Patients with a recent type 2 diabetes (T2D) diagnosis have a greater risk for death after development of heart failure (HF) compared with other cardiovascular or renal diagnoses. These results from a nationwide study were published in Circulation: Cardiovascular Quality and Outcomes.
Patients with a new diagnosis of T2D (N=153,403) with no history of HF were identified from Danish nationwide health registers between 1998 and 2015. These patients were followed for a median of 9.7 years (interquartile range [IQR], 5.8-13.9 years) to estimate 5-year risk ratios (RRs) for mortality after developing cardiovascular and/or renal complications.
At the time of inclusion, the patients had a median age of 64.0 years (IQR, 55-72 years). In total, 10.9% of patients had hypertension at inclusion, 3.9% had cancer, 3.2% had atrial fibrillation, and 2.4% had chronic obstructive pulmonary disease. Patients were prescribed angiotensin-converting enzyme or angiotensin 2 receptor blockers (41.7%), statins (34.4%), acetylic salicylic acid (23.7%), calcium channel blockers (22.3%), β-blockers (21.5%), thiazide (20.2%), loop diuretics (13.4%), and mineralocorticoid receptor antagonists (3.7%).
During the study, 45.1% of patients had a cardiovascular or renal diagnosis. Of these patients, 62.3% had 1 cardiovascular or renal diagnosis, 25.0% had 2 diagnoses, and 12.6% had 3 or more diagnoses. The most frequently diagnosed condition was ischemic heart disease and HF was the least frequent. A total of 48,087 patients died during the study.
At 5 years after their T2D diagnosis, the RR of patient death due to HF was 3 times higher (95% CI, 2.9-3.1) compared with that in patients without any incident cardiovascular or renal disease. The risk for mortality was lower in patients with other conditions, including peripheral artery disease (RR, 2.3; 95% CI, 2.3-2.4), stroke (RR, 2.2; 95% CI, 2.1-2.2), chronic kidney disease (RR, 1.7; 95% CI, 1.7-1.8), and ischemic heart disease (RR, 1.3; 95% CI, 1.3-1.4).
Compared with individuals who did not develop cardiovascular or renal disease, the decrease in lifespan within 5 years for patients with a single diagnosis was highest for HF (11.7 months; 95% CI, 11.6-11.8), followed by peripheral artery disease (6.9 months; 95% CI, 6.8-7.0), stroke (6.4 months; 95% CI, 6.3-6.5), chronic kidney disease (4.4 months; 95% CI, 4.3-4.6), and ischemic heart disease (1.6 months; 95% CI, 1.5-1.7).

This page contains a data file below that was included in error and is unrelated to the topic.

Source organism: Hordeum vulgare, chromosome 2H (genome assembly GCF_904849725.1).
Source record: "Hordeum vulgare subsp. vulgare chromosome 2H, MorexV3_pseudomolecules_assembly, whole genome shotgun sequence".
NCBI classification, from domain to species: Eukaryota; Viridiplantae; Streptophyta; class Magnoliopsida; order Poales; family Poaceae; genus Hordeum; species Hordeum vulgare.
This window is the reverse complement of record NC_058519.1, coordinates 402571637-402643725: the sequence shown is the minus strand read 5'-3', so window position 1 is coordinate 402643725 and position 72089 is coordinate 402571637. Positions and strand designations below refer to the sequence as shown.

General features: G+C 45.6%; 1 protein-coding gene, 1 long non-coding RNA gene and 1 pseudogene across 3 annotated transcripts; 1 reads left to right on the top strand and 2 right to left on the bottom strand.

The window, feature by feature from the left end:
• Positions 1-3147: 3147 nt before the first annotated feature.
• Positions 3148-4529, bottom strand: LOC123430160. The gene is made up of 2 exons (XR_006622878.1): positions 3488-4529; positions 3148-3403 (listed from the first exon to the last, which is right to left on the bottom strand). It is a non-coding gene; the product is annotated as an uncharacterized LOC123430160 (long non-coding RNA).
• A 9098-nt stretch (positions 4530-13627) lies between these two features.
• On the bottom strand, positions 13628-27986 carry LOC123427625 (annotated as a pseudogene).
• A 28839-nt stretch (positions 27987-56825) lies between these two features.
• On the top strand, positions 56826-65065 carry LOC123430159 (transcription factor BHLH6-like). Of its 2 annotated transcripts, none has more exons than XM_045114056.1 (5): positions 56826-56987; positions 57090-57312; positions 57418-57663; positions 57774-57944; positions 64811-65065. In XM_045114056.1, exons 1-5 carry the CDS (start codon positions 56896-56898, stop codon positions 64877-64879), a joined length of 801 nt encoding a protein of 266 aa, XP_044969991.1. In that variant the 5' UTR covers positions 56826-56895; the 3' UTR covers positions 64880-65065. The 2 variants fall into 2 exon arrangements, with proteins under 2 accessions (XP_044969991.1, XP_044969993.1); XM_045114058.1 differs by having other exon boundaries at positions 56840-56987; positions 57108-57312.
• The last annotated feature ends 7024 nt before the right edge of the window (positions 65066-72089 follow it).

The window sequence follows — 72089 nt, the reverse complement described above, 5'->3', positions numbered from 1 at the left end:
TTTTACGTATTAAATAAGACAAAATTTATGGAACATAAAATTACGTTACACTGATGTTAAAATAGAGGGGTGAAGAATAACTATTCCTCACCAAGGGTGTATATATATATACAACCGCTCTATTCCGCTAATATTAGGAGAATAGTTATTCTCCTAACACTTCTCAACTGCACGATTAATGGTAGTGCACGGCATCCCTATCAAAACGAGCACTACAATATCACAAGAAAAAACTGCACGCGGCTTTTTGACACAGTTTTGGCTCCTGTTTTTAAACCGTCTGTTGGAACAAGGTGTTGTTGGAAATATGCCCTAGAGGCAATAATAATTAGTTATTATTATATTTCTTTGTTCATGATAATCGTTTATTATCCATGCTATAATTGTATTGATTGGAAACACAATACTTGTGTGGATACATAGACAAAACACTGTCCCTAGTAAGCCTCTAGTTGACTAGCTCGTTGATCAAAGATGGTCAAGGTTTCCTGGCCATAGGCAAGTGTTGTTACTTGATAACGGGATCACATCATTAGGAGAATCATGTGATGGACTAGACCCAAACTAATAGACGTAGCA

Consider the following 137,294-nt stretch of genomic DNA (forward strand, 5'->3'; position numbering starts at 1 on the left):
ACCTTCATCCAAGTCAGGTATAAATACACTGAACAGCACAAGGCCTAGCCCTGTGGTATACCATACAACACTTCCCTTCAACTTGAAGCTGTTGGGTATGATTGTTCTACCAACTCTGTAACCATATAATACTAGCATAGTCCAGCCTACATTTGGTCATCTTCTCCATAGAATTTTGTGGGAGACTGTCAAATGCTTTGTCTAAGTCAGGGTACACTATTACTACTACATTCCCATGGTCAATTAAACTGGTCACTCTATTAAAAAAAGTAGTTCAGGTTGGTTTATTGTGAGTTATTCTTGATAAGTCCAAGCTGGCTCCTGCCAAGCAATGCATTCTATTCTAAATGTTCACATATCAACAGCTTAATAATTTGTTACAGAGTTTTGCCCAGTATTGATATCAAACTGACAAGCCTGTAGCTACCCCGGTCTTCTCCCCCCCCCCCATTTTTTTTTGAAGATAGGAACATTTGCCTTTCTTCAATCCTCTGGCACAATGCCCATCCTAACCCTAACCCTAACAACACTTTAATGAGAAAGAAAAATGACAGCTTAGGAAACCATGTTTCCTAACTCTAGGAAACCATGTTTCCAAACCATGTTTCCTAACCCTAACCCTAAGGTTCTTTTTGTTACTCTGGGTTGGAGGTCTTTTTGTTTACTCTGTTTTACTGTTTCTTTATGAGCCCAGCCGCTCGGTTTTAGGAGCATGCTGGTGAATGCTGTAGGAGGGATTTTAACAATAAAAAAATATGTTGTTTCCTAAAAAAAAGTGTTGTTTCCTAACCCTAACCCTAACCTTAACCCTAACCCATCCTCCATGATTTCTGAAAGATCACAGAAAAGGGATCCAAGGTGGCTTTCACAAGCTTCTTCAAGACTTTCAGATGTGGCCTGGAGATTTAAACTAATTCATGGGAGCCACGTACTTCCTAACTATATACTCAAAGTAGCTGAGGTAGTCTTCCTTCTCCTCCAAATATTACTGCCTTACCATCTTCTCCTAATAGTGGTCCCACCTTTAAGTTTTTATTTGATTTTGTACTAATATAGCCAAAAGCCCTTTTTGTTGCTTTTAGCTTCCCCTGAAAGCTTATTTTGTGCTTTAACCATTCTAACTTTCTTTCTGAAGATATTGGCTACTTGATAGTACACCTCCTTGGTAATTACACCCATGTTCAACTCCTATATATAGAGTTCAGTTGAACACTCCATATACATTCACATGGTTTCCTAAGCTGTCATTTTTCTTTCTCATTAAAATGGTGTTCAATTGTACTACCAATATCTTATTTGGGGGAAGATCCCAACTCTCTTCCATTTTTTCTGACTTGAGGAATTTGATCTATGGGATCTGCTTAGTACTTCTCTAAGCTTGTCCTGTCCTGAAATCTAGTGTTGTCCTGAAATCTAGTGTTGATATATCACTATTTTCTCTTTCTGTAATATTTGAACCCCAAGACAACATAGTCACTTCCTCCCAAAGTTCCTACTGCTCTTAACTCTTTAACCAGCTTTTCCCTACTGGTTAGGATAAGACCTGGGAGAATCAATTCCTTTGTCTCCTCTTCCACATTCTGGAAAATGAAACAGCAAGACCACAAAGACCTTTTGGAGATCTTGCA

The investigators conducted stratified analyses according to year of inclusion, sex, age, and comorbidities at inclusion and found that HF was consistently linked to the greatest risk for mortality, both alone and in combination with chronic kidney disease, peripheral artery disease, and stroke.
A limitation of this study was that no information was available about heart rate, blood pressure, or biochemical features that may have affected the likelihood of developing HF.
The study authors concluded that within 5 years of a T2D diagnosis, HF was the most infrequent but also the most fatal condition, regardless of an additional cardiovascular or renal diagnosis. “[W]e hope that our findings contribute to assessing risk profiles and prognosis, especially concerning the importance of evaluating patients with T2D regularly for HF,” noted the researchers.
Disclosure: Multiple study authors declared affiliations with industry. Please refer to the original reference for a full list of disclosures.
Zareini B, Blanche P, D’Souza M, et al. Type 2 diabetes mellitus and impact of heart failure on prognosis compared to other cardiovascular diseases: a nationwide study. Circ Cardiovasc Qual Outcomes. 2020;13:e006260.